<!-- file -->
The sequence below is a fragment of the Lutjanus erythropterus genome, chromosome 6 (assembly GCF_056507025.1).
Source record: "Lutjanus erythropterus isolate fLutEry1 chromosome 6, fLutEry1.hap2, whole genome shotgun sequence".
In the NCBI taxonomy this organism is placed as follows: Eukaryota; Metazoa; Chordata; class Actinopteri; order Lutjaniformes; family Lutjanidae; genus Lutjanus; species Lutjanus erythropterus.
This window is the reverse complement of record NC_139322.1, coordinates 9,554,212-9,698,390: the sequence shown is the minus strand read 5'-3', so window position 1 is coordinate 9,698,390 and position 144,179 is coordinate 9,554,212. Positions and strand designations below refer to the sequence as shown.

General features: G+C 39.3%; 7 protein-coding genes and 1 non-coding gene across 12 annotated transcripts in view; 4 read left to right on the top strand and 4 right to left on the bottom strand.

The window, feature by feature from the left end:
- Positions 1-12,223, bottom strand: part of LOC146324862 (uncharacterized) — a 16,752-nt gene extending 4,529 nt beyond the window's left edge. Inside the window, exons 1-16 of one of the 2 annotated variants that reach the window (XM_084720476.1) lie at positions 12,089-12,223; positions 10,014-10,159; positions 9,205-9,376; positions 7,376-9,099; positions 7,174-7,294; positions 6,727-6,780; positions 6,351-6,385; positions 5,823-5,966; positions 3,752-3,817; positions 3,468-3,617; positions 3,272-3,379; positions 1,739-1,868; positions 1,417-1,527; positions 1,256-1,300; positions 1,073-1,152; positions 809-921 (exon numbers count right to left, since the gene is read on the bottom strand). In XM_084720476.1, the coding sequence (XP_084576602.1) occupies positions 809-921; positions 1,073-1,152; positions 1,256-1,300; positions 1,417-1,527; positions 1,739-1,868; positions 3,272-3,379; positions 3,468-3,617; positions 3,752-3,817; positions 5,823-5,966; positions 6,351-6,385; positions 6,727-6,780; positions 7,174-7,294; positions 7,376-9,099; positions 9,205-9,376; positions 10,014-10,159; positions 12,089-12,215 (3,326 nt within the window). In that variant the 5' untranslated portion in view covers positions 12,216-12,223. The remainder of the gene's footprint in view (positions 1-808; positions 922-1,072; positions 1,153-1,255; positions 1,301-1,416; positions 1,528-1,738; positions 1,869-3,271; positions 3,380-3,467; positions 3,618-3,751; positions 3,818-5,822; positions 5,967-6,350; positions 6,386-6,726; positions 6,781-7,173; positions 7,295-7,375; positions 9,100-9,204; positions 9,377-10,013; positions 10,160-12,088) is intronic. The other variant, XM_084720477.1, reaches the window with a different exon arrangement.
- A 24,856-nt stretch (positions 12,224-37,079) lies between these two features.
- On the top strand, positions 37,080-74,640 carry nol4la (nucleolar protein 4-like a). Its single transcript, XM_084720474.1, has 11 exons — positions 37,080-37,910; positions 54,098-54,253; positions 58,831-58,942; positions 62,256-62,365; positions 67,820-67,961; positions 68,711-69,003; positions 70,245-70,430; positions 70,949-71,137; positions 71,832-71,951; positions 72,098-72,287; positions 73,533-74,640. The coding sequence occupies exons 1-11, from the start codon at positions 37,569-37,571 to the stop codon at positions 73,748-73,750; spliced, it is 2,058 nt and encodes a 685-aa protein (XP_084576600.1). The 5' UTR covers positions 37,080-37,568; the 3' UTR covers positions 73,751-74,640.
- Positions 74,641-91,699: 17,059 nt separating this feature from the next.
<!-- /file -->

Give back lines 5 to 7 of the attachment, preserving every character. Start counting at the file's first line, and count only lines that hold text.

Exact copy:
General features: G+C 39.3%; 7 protein-coding genes and 1 non-coding gene across 12 annotated transcripts in view; 4 read left to right on the top strand and 4 right to left on the bottom strand.

The window, feature by feature from the left end:
- Positions 1-12,223, bottom strand: part of LOC146324862 (uncharacterized) — a 16,752-nt gene extending 4,529 nt beyond the window's left edge. Inside the window, exons 1-16 of one of the 2 annotated variants that reach the window (XM_084720476.1) lie at positions 12,089-12,223; positions 10,014-10,159; positions 9,205-9,376; positions 7,376-9,099; positions 7,174-7,294; positions 6,727-6,780; positions 6,351-6,385; positions 5,823-5,966; positions 3,752-3,817; positions 3,468-3,617; positions 3,272-3,379; positions 1,739-1,868; positions 1,417-1,527; positions 1,256-1,300; positions 1,073-1,152; positions 809-921 (exon numbers count right to left, since the gene is read on the bottom strand). In XM_084720476.1, the coding sequence (XP_084576602.1) occupies positions 809-921; positions 1,073-1,152; positions 1,256-1,300; positions 1,417-1,527; positions 1,739-1,868; positions 3,272-3,379; positions 3,468-3,617; positions 3,752-3,817; positions 5,823-5,966; positions 6,351-6,385; positions 6,727-6,780; positions 7,174-7,294; positions 7,376-9,099; positions 9,205-9,376; positions 10,014-10,159; positions 12,089-12,215 (3,326 nt within the window). In that variant the 5' untranslated portion in view covers positions 12,216-12,223. The remainder of the gene's footprint in view (positions 1-808; positions 922-1,072; positions 1,153-1,255; positions 1,301-1,416; positions 1,528-1,738; positions 1,869-3,271; positions 3,380-3,467; positions 3,618-3,751; positions 3,818-5,822; positions 5,967-6,350; positions 6,386-6,726; positions 6,781-7,173; positions 7,295-7,375; positions 9,100-9,204; positions 9,377-10,013; positions 10,160-12,088) is intronic. The other variant, XM_084720477.1, reaches the window with a different exon arrangement.